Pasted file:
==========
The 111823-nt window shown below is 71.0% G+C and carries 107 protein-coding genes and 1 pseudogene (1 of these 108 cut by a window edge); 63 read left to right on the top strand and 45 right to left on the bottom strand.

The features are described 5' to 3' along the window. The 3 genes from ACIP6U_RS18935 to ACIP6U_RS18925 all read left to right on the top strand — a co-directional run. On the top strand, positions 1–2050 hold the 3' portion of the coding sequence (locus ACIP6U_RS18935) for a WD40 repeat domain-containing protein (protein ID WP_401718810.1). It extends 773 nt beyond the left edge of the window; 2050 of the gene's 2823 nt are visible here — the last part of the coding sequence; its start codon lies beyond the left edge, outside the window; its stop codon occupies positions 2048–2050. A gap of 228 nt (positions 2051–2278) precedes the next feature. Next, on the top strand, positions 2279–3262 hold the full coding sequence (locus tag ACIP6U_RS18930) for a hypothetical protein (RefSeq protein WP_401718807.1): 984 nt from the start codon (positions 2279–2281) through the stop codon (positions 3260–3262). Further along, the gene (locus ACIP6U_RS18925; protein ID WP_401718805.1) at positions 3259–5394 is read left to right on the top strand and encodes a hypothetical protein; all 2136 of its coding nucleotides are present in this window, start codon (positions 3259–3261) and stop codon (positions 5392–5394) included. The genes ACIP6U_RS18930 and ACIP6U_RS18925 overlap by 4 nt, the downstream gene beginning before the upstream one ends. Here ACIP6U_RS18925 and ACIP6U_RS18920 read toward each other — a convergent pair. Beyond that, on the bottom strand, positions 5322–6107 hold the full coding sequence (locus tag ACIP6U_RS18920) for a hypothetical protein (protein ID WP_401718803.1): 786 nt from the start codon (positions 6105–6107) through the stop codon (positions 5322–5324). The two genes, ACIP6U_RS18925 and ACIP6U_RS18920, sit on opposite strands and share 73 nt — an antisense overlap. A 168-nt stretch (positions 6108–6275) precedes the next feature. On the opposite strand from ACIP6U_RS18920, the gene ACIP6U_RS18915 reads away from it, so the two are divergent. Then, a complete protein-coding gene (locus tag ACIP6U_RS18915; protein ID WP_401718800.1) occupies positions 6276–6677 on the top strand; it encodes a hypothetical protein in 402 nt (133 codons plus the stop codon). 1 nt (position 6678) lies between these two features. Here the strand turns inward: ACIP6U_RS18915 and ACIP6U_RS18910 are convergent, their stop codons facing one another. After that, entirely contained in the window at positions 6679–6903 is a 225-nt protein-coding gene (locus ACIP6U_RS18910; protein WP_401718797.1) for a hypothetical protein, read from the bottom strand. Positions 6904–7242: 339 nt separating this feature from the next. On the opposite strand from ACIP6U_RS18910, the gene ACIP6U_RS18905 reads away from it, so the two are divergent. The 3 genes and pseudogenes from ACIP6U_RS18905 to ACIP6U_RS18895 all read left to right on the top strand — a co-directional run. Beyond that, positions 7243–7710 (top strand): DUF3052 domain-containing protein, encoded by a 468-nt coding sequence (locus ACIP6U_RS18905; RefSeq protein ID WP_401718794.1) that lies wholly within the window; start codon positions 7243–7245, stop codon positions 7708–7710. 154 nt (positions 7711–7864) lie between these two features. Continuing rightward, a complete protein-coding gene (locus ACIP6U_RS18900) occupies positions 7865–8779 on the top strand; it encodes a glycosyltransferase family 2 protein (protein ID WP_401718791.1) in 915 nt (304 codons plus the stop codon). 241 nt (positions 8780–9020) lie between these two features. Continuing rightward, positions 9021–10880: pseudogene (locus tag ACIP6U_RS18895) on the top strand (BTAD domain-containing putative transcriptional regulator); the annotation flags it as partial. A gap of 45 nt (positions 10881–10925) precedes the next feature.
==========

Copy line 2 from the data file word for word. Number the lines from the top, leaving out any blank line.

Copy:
The features are described 5' to 3' along the window. The 3 genes from ACIP6U_RS18935 to ACIP6U_RS18925 all read left to right on the top strand — a co-directional run. On the top strand, positions 1–2050 hold the 3' portion of the coding sequence (locus ACIP6U_RS18935) for a WD40 repeat domain-containing protein (protein ID WP_401718810.1). It extends 773 nt beyond the left edge of the window; 2050 of the gene's 2823 nt are visible here — the last part of the coding sequence; its start codon lies beyond the left edge, outside the window; its stop codon occupies positions 2048–2050. A gap of 228 nt (positions 2051–2278) precedes the next feature. Next, on the top strand, positions 2279–3262 hold the full coding sequence (locus tag ACIP6U_RS18930) for a hypothetical protein (RefSeq protein WP_401718807.1): 984 nt from the start codon (positions 2279–2281) through the stop codon (positions 3260–3262). Further along, the gene (locus ACIP6U_RS18925; protein ID WP_401718805.1) at positions 3259–5394 is read left to right on the top strand and encodes a hypothetical protein; all 2136 of its coding nucleotides are present in this window, start codon (positions 3259–3261) and stop codon (positions 5392–5394) included. The genes ACIP6U_RS18930 and ACIP6U_RS18925 overlap by 4 nt, the downstream gene beginning before the upstream one ends. Here ACIP6U_RS18925 and ACIP6U_RS18920 read toward each other — a convergent pair. Beyond that, on the bottom strand, positions 5322–6107 hold the full coding sequence (locus tag ACIP6U_RS18920) for a hypothetical protein (protein ID WP_401718803.1): 786 nt from the start codon (positions 6105–6107) through the stop codon (positions 5322–5324). The two genes, ACIP6U_RS18925 and ACIP6U_RS18920, sit on opposite strands and share 73 nt — an antisense overlap. A 168-nt stretch (positions 6108–6275) precedes the next feature. On the opposite strand from ACIP6U_RS18920, the gene ACIP6U_RS18915 reads away from it, so the two are divergent. Then, a complete protein-coding gene (locus tag ACIP6U_RS18915; protein ID WP_401718800.1) occupies positions 6276–6677 on the top strand; it encodes a hypothetical protein in 402 nt (133 codons plus the stop codon). 1 nt (position 6678) lies between these two features. Here the strand turns inward: ACIP6U_RS18915 and ACIP6U_RS18910 are convergent, their stop codons facing one another. After that, entirely contained in the window at positions 6679–6903 is a 225-nt protein-coding gene (locus ACIP6U_RS18910; protein WP_401718797.1) for a hypothetical protein, read from the bottom strand. Positions 6904–7242: 339 nt separating this feature from the next. On the opposite strand from ACIP6U_RS18910, the gene ACIP6U_RS18905 reads away from it, so the two are divergent. The 3 genes and pseudogenes from ACIP6U_RS18905 to ACIP6U_RS18895 all read left to right on the top strand — a co-directional run. Beyond that, positions 7243–7710 (top strand): DUF3052 domain-containing protein, encoded by a 468-nt coding sequence (locus ACIP6U_RS18905; RefSeq protein ID WP_401718794.1) that lies wholly within the window; start codon positions 7243–7245, stop codon positions 7708–7710. 154 nt (positions 7711–7864) lie between these two features. Continuing rightward, a complete protein-coding gene (locus ACIP6U_RS18900) occupies positions 7865–8779 on the top strand; it encodes a glycosyltransferase family 2 protein (protein ID WP_401718791.1) in 915 nt (304 codons plus the stop codon). 241 nt (positions 8780–9020) lie between these two features. Continuing rightward, positions 9021–10880: pseudogene (locus tag ACIP6U_RS18895) on the top strand (BTAD domain-containing putative transcriptional regulator); the annotation flags it as partial. A gap of 45 nt (positions 10881–10925) precedes the next feature.